Why Falling Can Be a Good Thing: The Art of Getting Back Up

Why Falling on Your Face Can Be a Good Thing

Oh, have I got a story for you! It’s one all about how falling on your face can be a good thing…It just all comes down to getting back up.

Here’s what I mean.

Why Falling on Your Face Can Be a Good Thing
(Hint: It’s All About Getting Back Up!)

Do you remember when I told you about my jump straight into the deep end of public speaking at Women of Faith? It was when I emceed my first event with over 6000 women in Calgary. (If you missed that post, find it here)

Fast forward to my 2nd Women of Faith emcee gig. This time, we were in St Louis with 18,000 women ready to roll on a fabulous weekend. The event had started with the worship team getting the ladies up on their feet, partying, praising and all jazzed up.

Energy was high, and the event was off to a flawless start. I’d survived my 1st emcee weekend. And I was ready to rock this next one with a bit of the edge off my nerves.

As the last song was winding down, I hopped out of my seat and bopped right up those stairs. Unfortunately, my foot didn’t quite clear the top edge. Yep. I fell down. And I mean, I fell all the way down. Should anyone have missed the acrobatics, they’d never have missed the massive BOOM when the mic in my hand made contact with the stage. Oh, yeah. This girl knows how to fall like she means it.

But I also know what counts is getting back up!

I jumped right up, shoved my hair out of my face, and said, “Nothing like starting off a big Women of Faith weekend with a bang!” The audience laughed with me, and we got on with it.

The “Worst” Is Never Really the Worst

I share that story for two reasons.

First of all, I experienced one of the biggies we all worry about when worrying about what could go wrong. And I survived.

It’s possible the audience even extended me more grace as the new girl because of it. Either way, what we imagine to be the worst thing that could happen rarely is. And usually, when something goes wrong, it creates an even stronger connection with the audience because we humans like to connect with other imperfect humans.

The second thing I want to tell you is this. When I saw the replay—and trust me, I saw it A LOT because I had lots of friends in that room who LOVED my little stunt—I looked like it didn’t bother me at all.

Sister, believe me when I say I was dying. I was mortified. My whole insides were shaken and stirred, and I could hardly get my head back to what I was there to share. Getting back up was the last thing I wanted to do. But the girl on the replay video? Unfazed. She looked like she must fall down and bounce back up at least once a week to be that good at it.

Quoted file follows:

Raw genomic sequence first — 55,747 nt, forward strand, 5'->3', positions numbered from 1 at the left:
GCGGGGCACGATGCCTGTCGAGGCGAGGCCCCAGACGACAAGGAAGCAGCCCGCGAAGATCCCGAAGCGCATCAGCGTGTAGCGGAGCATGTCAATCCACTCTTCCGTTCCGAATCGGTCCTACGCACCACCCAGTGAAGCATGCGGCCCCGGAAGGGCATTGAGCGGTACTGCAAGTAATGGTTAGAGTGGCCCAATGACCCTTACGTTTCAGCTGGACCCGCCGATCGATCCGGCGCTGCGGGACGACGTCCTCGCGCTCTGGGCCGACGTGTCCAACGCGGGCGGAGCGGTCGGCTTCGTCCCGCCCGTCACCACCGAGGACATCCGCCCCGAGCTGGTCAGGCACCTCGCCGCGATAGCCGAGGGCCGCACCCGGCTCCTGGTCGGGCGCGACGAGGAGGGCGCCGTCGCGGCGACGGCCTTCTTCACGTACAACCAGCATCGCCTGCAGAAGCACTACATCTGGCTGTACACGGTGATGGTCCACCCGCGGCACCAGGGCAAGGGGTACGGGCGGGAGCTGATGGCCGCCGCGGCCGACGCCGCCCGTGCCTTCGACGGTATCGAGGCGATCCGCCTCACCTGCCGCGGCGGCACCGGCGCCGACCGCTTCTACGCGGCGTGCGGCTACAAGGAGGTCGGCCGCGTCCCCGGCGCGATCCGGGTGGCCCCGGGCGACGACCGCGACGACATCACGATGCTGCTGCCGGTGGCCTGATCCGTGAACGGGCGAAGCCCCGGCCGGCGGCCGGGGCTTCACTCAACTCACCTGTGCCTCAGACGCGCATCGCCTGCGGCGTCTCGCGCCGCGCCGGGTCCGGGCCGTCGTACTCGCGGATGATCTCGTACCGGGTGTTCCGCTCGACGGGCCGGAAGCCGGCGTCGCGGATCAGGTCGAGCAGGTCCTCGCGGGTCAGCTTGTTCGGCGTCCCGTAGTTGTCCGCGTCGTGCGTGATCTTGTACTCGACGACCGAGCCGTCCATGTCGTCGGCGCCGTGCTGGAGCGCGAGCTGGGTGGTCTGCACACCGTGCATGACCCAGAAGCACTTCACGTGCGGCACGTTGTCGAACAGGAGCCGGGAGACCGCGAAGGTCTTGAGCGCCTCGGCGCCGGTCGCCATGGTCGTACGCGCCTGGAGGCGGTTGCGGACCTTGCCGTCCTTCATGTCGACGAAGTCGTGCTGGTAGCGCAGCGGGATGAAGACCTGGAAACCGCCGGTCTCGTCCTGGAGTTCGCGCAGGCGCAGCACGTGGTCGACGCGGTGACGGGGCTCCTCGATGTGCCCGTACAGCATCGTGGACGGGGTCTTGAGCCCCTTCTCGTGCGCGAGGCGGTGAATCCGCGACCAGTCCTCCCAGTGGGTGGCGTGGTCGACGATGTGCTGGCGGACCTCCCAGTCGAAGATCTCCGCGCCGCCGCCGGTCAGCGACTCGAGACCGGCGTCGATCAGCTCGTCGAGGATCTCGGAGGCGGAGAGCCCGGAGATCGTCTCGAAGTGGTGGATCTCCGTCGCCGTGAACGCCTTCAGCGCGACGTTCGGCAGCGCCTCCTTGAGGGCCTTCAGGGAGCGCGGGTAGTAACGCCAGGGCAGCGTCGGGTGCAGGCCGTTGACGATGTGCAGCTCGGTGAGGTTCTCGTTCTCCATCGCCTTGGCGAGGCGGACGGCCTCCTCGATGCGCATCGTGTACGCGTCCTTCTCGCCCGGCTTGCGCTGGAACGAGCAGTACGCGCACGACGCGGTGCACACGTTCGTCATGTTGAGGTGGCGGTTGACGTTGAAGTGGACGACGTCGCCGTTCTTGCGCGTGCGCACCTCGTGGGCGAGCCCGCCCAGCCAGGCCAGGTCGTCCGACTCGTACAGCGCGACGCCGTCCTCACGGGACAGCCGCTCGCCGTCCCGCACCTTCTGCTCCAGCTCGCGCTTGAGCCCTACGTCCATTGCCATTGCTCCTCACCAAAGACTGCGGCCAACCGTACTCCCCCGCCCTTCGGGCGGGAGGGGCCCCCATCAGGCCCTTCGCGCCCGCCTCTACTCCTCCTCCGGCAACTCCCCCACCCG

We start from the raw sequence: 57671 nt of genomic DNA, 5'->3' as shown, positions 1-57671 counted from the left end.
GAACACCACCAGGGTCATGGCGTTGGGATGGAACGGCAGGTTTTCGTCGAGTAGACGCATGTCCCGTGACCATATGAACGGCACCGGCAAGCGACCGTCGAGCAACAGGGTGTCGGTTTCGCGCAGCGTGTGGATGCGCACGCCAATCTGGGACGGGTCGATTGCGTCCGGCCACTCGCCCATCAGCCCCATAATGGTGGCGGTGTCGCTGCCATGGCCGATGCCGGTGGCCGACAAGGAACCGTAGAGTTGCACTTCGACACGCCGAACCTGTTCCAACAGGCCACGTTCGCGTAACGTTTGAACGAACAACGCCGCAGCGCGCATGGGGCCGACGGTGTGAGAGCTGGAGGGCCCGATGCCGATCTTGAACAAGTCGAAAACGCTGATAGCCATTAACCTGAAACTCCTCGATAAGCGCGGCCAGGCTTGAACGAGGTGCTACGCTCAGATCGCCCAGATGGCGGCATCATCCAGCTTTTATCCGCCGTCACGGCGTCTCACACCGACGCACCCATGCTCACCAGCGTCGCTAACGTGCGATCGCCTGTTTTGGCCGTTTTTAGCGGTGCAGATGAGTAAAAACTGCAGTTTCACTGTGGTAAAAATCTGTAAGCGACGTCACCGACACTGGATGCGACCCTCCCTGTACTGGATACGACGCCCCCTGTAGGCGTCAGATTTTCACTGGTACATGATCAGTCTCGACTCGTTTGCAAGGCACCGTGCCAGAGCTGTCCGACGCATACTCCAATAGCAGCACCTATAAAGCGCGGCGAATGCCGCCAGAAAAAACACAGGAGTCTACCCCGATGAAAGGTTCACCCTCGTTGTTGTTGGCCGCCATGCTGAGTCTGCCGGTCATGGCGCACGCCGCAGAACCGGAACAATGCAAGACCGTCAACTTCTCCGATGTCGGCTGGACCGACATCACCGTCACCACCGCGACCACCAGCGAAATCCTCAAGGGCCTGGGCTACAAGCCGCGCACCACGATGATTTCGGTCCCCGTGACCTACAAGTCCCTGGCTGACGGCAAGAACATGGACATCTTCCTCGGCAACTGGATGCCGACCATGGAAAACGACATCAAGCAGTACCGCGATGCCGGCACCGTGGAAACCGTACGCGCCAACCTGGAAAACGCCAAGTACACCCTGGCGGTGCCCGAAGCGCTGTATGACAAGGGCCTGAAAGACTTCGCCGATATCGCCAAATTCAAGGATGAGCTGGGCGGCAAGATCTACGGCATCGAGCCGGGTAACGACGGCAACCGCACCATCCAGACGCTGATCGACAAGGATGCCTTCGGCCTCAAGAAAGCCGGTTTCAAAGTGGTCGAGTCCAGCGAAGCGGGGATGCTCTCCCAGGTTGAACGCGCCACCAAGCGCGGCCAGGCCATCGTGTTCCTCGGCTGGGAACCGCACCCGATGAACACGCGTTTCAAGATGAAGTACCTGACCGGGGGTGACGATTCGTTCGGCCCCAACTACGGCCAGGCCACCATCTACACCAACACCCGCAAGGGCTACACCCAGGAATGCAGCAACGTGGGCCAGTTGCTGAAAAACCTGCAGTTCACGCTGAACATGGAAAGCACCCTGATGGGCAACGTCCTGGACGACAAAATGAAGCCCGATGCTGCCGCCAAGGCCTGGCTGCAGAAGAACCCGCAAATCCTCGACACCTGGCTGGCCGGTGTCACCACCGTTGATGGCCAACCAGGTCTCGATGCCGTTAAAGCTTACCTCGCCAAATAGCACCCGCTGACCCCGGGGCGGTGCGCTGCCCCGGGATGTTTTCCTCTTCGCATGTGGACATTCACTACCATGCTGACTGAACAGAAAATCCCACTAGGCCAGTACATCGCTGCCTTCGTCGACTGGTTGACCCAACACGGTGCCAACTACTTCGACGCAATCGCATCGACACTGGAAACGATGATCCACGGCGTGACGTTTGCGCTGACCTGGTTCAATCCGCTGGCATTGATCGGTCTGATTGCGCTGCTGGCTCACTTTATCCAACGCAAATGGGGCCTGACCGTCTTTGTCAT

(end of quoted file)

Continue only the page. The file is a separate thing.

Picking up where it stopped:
(Before you go, don’t skip this post next: Wanna Play A Little Game Of Good News, Bad News?)

The Audience Can’t See Your Nerves—Unless You Tell Them

It was true then, and it’s true most of the time. The audience can’t see your nerves. You may feel shaky and fluttery on the inside. But to the audience in front of you, you look like you know what you’re doing unless you tell them you don’t. Those people in front of you? They’re FOR you. They came on purpose to hear what you have to share, and they want you to do well.

(On the subject of nerves, here’s how mental rehearsal helps you transform them into excitement)

So settle in, lovely. Settle down. Be yourself. Share what only you can share. And if the unexpected happens, just hop right up, push your hair out of your face and get on with it. What you have to share is too important to let a little tumble stand in its way.

If you enjoyed this post, here are three more you might like:

This post was first published earlier in 2021, but it was recently updated just for you!

  1. Kathy says:

    I love you! You seem to always BOUNCE back from everything with a great big beautiful smile. You brighten up so many lives just being yourself!

    • LORI Robertson says:

      And I love you back! We’ll both just keep bouncing. 🙂

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